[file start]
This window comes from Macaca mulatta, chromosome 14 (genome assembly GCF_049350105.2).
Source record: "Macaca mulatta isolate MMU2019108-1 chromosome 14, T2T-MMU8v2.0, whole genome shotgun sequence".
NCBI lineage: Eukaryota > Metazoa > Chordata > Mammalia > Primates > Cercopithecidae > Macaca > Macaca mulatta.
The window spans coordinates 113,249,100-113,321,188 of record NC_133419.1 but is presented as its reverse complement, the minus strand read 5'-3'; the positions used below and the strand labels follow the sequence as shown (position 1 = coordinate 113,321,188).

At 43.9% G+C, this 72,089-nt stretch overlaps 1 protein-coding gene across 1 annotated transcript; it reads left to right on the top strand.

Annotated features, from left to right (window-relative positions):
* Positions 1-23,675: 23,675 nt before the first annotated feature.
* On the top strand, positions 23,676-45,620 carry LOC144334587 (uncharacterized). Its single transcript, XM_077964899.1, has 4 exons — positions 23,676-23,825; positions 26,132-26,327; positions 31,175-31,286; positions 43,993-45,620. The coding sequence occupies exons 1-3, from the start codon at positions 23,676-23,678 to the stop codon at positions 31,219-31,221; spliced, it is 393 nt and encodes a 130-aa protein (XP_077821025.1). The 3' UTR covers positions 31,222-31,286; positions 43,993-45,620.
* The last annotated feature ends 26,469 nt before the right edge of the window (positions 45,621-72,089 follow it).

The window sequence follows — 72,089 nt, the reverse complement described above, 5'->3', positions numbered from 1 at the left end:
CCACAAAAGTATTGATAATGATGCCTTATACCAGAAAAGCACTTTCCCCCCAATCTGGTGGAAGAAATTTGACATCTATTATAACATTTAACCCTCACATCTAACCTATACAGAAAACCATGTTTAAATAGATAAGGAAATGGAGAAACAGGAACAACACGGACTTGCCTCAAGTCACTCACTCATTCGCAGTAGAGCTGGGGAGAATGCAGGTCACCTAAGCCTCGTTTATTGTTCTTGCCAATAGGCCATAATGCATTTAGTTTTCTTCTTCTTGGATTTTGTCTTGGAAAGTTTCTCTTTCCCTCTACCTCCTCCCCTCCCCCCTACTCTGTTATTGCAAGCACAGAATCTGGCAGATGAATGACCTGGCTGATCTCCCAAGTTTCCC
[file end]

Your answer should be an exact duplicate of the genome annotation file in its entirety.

This window comes from Macaca mulatta, chromosome 14 (genome assembly GCF_049350105.2).
Source record: "Macaca mulatta isolate MMU2019108-1 chromosome 14, T2T-MMU8v2.0, whole genome shotgun sequence".
NCBI lineage: Eukaryota > Metazoa > Chordata > Mammalia > Primates > Cercopithecidae > Macaca > Macaca mulatta.
The window spans coordinates 113,249,100-113,321,188 of record NC_133419.1 but is presented as its reverse complement, the minus strand read 5'-3'; the positions used below and the strand labels follow the sequence as shown (position 1 = coordinate 113,321,188).

At 43.9% G+C, this 72,089-nt stretch overlaps 1 protein-coding gene across 1 annotated transcript; it reads left to right on the top strand.

Annotated features, from left to right (window-relative positions):
* Positions 1-23,675: 23,675 nt before the first annotated feature.
* On the top strand, positions 23,676-45,620 carry LOC144334587 (uncharacterized). Its single transcript, XM_077964899.1, has 4 exons — positions 23,676-23,825; positions 26,132-26,327; positions 31,175-31,286; positions 43,993-45,620. The coding sequence occupies exons 1-3, from the start codon at positions 23,676-23,678 to the stop codon at positions 31,219-31,221; spliced, it is 393 nt and encodes a 130-aa protein (XP_077821025.1). The 3' UTR covers positions 31,222-31,286; positions 43,993-45,620.
* The last annotated feature ends 26,469 nt before the right edge of the window (positions 45,621-72,089 follow it).

The window sequence follows — 72,089 nt, the reverse complement described above, 5'->3', positions numbered from 1 at the left end:
CCACAAAAGTATTGATAATGATGCCTTATACCAGAAAAGCACTTTCCCCCCAATCTGGTGGAAGAAATTTGACATCTATTATAACATTTAACCCTCACATCTAACCTATACAGAAAACCATGTTTAAATAGATAAGGAAATGGAGAAACAGGAACAACACGGACTTGCCTCAAGTCACTCACTCATTCGCAGTAGAGCTGGGGAGAATGCAGGTCACCTAAGCCTCGTTTATTGTTCTTGCCAATAGGCCATAATGCATTTAGTTTTCTTCTTCTTGGATTTTGTCTTGGAAAGTTTCTCTTTCCCTCTACCTCCTCCCCTCCCCCCTACTCTGTTATTGCAAGCACAGAATCTGGCAGATGAATGACCTGGCTGATCTCCCAAGTTTCCC